Open Access
August 2022 Intention-to-Treat Comparisons in Randomized Trials
Ross L. Prentice, Aaron K. Aragaki
Author Affiliations +
Statist. Sci. 37(3): 380-393 (August 2022). DOI: 10.1214/21-STS830


Intention-to-treat (ITT) comparisons have a central place in reporting on randomized controlled trials, though there are typically additional analyses of interest such as those making adjustments for nonadherence. In our ITT reporting of results from the Women’s Health Initiative (WHI) randomized trials, we have relied primarily on highly flexible hazard ratio (Cox) regression methods. However, these methods, especially the proportional hazards special case, have been criticized for being difficult to interpret and frequently oversimplified, and for not being consistent with modern causality theories using potential outcomes. Here we address these topics and extend our use of hazard rate methods for ITT comparisons in the WHI trials.

Funding Statement

This work was partially supported by National Institutes of Health awards HHSN268201100046C and P30CA015704.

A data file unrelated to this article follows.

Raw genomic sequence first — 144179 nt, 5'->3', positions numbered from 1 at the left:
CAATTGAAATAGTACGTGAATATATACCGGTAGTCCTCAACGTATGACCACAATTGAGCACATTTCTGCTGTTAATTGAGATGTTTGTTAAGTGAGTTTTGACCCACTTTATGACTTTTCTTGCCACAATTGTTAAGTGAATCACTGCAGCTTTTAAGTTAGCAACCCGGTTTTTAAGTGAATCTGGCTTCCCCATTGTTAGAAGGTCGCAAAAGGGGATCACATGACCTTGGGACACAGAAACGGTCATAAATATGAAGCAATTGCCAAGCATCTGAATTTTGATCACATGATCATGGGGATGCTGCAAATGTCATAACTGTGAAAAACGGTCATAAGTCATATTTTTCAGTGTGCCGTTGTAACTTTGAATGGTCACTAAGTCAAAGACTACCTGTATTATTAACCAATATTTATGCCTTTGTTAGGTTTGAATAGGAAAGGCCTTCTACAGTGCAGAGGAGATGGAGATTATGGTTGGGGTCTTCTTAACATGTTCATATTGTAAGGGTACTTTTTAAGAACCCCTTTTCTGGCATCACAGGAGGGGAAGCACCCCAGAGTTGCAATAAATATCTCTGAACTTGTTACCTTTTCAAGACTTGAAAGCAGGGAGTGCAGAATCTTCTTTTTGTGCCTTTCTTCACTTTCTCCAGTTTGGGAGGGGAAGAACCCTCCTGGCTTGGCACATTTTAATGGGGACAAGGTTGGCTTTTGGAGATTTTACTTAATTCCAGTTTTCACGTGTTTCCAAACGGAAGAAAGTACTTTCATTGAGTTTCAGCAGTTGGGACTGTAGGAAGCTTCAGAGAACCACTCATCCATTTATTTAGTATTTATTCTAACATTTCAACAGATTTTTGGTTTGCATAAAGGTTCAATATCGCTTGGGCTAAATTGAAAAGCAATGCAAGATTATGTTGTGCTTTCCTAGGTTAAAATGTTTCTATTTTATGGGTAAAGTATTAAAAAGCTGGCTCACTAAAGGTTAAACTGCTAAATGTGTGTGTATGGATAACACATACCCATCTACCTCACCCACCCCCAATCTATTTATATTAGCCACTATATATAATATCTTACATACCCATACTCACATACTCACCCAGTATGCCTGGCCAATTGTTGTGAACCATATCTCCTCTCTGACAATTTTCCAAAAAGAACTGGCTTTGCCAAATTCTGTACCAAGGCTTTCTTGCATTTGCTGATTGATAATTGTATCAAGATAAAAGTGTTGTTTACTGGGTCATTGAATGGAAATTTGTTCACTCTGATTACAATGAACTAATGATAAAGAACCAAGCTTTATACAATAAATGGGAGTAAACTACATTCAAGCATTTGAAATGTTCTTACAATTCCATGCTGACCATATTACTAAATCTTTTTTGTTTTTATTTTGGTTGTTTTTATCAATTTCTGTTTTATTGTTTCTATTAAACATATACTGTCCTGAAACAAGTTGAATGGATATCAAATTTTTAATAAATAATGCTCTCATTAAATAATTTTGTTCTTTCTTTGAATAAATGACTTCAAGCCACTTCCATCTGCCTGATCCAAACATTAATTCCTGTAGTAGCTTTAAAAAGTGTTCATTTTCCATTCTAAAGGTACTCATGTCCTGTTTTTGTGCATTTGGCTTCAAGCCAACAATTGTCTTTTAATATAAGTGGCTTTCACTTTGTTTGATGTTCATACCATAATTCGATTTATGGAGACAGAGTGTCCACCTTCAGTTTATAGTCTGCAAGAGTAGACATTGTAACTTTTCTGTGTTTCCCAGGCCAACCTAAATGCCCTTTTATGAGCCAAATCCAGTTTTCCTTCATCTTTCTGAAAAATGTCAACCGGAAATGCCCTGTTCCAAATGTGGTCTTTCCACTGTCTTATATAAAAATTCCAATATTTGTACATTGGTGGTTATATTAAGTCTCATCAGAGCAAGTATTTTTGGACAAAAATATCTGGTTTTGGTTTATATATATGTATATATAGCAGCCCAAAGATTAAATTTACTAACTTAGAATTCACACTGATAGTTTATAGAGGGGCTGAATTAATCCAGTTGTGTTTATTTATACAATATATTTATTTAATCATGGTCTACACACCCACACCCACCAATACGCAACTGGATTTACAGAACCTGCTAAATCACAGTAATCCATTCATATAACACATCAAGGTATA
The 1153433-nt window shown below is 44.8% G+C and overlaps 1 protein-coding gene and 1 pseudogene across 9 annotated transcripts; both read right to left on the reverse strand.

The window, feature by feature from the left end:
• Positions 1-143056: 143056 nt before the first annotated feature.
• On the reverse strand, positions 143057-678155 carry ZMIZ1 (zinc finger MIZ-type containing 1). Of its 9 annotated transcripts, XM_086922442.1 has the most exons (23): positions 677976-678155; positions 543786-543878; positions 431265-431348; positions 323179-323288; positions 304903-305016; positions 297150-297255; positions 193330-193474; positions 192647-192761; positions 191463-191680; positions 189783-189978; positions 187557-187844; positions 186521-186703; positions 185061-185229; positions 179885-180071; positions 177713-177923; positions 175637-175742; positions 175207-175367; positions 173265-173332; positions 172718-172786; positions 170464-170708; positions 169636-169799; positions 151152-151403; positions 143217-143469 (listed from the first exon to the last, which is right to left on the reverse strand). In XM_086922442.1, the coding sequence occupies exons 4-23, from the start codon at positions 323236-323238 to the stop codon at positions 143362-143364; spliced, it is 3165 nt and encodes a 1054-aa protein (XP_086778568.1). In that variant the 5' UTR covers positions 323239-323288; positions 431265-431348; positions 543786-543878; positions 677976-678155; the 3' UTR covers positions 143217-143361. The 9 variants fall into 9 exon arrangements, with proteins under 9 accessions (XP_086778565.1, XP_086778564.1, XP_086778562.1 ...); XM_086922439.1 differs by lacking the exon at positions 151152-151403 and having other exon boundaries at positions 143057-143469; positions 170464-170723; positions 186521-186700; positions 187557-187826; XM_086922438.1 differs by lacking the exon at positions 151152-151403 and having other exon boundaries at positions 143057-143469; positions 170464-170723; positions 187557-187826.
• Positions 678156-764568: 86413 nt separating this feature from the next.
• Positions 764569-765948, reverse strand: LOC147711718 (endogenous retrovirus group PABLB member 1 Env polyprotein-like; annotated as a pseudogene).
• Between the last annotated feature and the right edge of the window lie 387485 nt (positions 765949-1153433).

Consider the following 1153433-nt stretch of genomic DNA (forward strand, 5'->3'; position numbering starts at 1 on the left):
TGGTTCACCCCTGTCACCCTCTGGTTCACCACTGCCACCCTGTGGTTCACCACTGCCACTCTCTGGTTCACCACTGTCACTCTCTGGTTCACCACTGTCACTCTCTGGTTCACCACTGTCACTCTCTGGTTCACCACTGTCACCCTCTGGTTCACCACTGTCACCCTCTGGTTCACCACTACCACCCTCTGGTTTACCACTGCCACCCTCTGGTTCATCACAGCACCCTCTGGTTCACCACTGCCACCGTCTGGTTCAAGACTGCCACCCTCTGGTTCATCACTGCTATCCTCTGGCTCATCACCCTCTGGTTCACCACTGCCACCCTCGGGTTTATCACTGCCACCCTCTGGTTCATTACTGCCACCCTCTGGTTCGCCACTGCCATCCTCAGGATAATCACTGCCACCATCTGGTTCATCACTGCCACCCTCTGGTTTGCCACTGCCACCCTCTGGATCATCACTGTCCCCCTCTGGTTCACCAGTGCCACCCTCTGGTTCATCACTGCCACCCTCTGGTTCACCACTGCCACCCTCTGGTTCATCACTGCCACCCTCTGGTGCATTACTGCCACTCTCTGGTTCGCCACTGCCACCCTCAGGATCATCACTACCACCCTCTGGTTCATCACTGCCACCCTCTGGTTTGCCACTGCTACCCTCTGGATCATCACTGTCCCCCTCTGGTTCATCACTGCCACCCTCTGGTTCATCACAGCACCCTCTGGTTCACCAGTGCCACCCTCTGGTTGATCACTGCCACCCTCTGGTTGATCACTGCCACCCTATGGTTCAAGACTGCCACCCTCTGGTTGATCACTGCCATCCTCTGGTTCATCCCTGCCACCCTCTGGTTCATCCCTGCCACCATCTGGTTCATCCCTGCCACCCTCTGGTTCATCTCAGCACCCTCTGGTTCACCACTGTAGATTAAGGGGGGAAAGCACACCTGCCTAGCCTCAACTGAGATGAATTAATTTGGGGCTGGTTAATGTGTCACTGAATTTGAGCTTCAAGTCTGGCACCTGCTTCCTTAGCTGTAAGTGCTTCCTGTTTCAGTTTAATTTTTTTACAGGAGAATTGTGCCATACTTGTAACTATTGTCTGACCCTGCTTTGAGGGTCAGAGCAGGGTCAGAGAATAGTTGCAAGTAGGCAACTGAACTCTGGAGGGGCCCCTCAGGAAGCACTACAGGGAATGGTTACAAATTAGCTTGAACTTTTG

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Ross L. Prentice. Aaron K. Aragaki. "Intention-to-Treat Comparisons in Randomized Trials." Statist. Sci. 37 (3) 380 - 393, August 2022.


Published: August 2022
First available in Project Euclid: 21 June 2022

MathSciNet: MR4444373
zbMATH: 07569967
Digital Object Identifier: 10.1214/21-STS830

Keywords: causality , Cox model , failure time data , regression , restricted mean survival time

Rights: Copyright © 2022 Institute of Mathematical Statistics

Vol.37 • No. 3 • August 2022
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